Joshua comes through with the red pen, and he's absolutely right this time:
"As you will surely know long before I say it, the concept "disposability" is disastrous indeed, if it comes prepackaged with valuative payload, aesthetically or worse, morally. That's at the core of the first EMP paper, as I recall: that when durability is taken as a positive value in pop music, that's one of the veiled enforcements of a certain set of class values. I drive a Rolls, you drive a Hyundai, punk.
And I certainly agree, as ever, that anything where the pleasure is in knowing what happens loses appeal faster than where the pleasure is located elsewhere.
But the promise that "disposability" can't somehow be recognized and thought about seems not quite right to me. To believe such a thing requires the very move you make: the suggestion that disposability is purely related to consumer experience. Whah? If I decide to save my plastic coke bottle and use it to water my plants for three years, I totally can—but this doesn't suddenly make plastic coke bottles something else. The bottle is still "disposable," in the sense that it's produced and distributed within a system that presumes its disposability, and continues to make and distribute with that presumption, and this making and distributing continues to have manifold effects on price structures, labor structures, on how the bottle looks and how it acts, etc.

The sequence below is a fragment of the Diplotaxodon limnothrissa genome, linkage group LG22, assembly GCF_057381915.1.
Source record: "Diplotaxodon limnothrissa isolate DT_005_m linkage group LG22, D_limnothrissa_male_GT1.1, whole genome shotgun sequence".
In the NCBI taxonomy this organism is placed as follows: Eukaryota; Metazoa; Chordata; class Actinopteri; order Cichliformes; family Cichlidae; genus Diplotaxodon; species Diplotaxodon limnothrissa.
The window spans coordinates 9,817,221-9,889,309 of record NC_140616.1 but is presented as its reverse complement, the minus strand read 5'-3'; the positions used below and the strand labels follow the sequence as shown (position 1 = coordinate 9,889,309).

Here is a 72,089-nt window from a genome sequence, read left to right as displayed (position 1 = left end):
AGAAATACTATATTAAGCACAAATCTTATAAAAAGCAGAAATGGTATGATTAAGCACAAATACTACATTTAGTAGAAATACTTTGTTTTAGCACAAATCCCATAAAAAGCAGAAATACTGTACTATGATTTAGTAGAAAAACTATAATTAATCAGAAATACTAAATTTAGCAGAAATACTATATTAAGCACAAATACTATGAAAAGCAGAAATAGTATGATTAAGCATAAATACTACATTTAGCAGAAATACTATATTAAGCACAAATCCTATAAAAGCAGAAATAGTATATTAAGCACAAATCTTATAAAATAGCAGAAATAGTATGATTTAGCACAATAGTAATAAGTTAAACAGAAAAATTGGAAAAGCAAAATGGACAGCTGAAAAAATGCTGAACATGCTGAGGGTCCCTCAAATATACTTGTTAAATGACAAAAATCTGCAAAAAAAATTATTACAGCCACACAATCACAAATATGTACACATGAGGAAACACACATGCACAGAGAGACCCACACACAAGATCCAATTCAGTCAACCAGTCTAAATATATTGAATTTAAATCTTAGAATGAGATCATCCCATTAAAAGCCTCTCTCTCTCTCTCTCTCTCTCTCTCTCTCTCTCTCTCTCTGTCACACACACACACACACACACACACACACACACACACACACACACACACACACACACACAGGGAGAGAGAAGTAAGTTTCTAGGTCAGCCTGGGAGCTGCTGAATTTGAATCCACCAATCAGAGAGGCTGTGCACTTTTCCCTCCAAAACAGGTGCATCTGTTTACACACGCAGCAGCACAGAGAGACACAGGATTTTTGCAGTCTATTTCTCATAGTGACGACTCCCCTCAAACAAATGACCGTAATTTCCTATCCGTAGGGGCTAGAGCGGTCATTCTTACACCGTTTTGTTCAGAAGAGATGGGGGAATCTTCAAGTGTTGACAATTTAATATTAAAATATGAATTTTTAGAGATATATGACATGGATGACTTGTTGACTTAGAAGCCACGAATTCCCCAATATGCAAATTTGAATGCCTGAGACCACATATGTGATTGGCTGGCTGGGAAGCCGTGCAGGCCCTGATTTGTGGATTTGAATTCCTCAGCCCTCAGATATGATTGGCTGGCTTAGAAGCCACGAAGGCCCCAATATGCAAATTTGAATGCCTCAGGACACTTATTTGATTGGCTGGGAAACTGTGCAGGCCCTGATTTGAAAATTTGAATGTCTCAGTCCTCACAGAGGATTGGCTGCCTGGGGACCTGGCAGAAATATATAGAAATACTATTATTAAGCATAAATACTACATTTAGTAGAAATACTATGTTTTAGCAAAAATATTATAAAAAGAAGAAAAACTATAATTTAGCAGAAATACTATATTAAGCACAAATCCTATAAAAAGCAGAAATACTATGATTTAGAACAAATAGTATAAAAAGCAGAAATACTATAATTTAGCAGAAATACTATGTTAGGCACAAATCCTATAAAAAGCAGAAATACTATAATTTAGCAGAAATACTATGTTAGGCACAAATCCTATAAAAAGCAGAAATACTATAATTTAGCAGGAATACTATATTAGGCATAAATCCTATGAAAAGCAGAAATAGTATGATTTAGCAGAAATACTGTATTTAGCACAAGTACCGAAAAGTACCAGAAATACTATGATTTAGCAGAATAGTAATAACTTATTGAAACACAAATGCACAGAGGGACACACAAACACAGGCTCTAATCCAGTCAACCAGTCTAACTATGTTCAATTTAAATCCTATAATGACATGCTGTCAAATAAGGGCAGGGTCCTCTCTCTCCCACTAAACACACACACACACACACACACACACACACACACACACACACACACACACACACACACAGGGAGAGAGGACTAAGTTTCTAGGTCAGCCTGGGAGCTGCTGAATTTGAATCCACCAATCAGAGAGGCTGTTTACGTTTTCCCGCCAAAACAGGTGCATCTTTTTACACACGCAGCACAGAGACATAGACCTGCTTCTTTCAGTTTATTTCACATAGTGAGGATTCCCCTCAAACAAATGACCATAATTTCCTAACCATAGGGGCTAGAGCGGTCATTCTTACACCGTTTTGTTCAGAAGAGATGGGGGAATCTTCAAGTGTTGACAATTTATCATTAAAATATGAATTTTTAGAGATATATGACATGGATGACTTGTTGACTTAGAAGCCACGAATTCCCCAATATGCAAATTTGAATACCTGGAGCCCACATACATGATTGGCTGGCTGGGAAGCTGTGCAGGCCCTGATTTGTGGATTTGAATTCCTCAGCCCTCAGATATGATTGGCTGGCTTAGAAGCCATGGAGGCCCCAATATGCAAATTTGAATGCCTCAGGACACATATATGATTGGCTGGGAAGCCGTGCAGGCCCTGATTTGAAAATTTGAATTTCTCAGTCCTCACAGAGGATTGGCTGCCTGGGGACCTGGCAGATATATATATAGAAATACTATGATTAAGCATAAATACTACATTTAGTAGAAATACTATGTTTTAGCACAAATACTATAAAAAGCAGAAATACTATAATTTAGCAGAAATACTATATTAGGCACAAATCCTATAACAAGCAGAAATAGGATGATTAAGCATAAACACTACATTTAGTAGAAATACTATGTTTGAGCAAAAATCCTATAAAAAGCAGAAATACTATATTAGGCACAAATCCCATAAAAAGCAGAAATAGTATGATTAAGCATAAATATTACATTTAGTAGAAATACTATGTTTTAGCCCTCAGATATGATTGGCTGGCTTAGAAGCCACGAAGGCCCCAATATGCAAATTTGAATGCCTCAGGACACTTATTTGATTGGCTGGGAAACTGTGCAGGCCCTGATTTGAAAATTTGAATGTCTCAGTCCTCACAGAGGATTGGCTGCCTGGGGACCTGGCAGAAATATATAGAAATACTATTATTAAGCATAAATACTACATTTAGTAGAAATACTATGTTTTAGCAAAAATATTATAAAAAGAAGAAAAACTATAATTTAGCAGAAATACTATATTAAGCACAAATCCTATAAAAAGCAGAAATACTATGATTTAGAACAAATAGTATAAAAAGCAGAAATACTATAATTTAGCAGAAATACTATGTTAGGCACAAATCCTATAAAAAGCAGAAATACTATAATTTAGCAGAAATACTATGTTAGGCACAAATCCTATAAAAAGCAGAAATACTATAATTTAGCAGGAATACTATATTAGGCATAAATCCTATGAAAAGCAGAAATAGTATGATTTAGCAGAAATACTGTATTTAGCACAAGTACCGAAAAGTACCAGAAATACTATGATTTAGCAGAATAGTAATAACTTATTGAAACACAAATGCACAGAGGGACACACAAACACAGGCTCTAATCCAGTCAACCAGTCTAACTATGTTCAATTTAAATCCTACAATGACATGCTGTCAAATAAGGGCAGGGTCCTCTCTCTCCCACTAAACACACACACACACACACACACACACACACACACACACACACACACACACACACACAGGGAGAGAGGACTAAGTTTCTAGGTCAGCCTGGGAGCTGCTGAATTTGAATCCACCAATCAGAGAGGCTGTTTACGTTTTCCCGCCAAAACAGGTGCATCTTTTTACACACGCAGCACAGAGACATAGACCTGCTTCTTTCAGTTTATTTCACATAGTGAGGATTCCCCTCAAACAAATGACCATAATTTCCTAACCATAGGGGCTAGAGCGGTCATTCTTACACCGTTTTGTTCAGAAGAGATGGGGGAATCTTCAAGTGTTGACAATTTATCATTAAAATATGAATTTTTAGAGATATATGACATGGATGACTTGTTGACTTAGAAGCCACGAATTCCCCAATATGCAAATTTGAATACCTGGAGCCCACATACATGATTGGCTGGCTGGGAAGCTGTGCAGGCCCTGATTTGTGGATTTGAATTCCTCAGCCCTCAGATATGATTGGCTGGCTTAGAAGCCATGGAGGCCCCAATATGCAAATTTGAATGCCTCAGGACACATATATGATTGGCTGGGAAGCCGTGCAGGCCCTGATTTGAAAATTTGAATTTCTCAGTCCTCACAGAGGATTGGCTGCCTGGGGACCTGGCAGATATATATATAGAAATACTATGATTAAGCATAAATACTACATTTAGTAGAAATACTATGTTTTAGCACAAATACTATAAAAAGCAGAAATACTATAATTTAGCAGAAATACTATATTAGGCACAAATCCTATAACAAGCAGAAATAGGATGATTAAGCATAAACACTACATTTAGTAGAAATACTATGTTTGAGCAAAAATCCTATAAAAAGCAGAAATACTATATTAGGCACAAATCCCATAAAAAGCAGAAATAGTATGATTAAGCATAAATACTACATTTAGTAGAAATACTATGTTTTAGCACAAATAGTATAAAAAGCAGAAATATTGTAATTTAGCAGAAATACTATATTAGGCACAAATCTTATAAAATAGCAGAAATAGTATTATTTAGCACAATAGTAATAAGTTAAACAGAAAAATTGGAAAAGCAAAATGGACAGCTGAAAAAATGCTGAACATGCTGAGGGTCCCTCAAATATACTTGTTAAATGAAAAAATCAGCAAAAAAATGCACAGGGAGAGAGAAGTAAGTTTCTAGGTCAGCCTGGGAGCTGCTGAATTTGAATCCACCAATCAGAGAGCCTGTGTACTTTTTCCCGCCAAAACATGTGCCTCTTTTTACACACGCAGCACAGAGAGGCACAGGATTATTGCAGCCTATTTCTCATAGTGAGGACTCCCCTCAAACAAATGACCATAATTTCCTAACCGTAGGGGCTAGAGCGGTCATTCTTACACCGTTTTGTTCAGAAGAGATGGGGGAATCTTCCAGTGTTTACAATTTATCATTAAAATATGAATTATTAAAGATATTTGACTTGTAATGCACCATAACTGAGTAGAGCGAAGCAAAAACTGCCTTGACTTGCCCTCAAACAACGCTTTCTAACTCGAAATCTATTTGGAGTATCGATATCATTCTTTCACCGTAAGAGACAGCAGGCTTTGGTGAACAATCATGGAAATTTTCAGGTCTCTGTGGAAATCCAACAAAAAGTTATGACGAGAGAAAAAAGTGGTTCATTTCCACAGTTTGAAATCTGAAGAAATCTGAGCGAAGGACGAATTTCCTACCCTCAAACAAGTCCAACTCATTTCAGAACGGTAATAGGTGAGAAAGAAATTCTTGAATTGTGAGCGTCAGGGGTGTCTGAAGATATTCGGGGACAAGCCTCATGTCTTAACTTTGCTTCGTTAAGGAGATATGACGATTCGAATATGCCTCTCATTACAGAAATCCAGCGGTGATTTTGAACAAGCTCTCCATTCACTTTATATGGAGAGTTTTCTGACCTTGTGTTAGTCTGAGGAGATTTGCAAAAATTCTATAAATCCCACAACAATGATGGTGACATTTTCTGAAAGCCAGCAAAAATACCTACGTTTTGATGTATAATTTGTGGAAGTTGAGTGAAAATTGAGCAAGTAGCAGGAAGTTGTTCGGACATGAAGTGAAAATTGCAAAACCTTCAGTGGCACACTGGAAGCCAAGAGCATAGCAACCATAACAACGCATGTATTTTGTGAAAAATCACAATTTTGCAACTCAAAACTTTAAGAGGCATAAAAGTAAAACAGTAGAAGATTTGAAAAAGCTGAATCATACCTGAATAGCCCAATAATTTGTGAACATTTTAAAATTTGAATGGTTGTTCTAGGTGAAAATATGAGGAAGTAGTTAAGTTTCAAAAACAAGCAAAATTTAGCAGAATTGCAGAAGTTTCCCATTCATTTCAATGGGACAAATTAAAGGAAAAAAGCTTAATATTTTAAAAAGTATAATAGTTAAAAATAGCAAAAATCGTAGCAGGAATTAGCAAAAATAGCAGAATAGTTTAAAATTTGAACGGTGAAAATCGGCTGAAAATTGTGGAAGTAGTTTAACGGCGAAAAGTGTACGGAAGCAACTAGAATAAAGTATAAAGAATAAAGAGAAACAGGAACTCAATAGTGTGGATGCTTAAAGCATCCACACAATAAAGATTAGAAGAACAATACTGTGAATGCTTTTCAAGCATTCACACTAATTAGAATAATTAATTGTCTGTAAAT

This is true of pop music too. The way it's made presumes a certain duration of "use" by the consumer, and that remains a force shaping the music. Again, it's not a value issue—to assume this set of forces makes lesser music is the Adornian error exactly. But there's a way to get past that error without acceding to a set of critical terms which measure only the anecdotal subjective accounts of individual consumers...a strategy which leads to the absolute end of criticism.
"Who are you too say it's sexist? That's a useless metric, because I didn't feel it was sexist..."Posted by Sasha at July 20, 2005 08:40 AM | TrackBack